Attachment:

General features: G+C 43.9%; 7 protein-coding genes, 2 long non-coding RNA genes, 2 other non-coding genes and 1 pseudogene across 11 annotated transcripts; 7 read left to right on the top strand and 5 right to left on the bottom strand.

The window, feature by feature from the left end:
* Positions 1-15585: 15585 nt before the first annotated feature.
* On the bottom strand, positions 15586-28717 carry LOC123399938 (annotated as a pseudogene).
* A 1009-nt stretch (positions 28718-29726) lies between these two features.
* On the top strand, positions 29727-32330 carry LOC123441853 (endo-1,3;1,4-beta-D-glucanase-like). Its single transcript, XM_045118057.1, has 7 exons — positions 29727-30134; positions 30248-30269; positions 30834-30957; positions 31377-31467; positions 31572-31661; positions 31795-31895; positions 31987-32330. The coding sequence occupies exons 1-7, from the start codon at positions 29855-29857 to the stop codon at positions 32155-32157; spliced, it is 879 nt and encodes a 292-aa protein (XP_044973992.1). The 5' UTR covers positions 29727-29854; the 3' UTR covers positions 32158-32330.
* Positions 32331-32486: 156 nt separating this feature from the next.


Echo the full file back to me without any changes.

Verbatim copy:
General features: G+C 43.9%; 7 protein-coding genes, 2 long non-coding RNA genes, 2 other non-coding genes and 1 pseudogene across 11 annotated transcripts; 7 read left to right on the top strand and 5 right to left on the bottom strand.

The window, feature by feature from the left end:
* Positions 1-15585: 15585 nt before the first annotated feature.
* On the bottom strand, positions 15586-28717 carry LOC123399938 (annotated as a pseudogene).
* A 1009-nt stretch (positions 28718-29726) lies between these two features.
* On the top strand, positions 29727-32330 carry LOC123441853 (endo-1,3;1,4-beta-D-glucanase-like). Its single transcript, XM_045118057.1, has 7 exons — positions 29727-30134; positions 30248-30269; positions 30834-30957; positions 31377-31467; positions 31572-31661; positions 31795-31895; positions 31987-32330. The coding sequence occupies exons 1-7, from the start codon at positions 29855-29857 to the stop codon at positions 32155-32157; spliced, it is 879 nt and encodes a 292-aa protein (XP_044973992.1). The 5' UTR covers positions 29727-29854; the 3' UTR covers positions 32158-32330.
* Positions 32331-32486: 156 nt separating this feature from the next.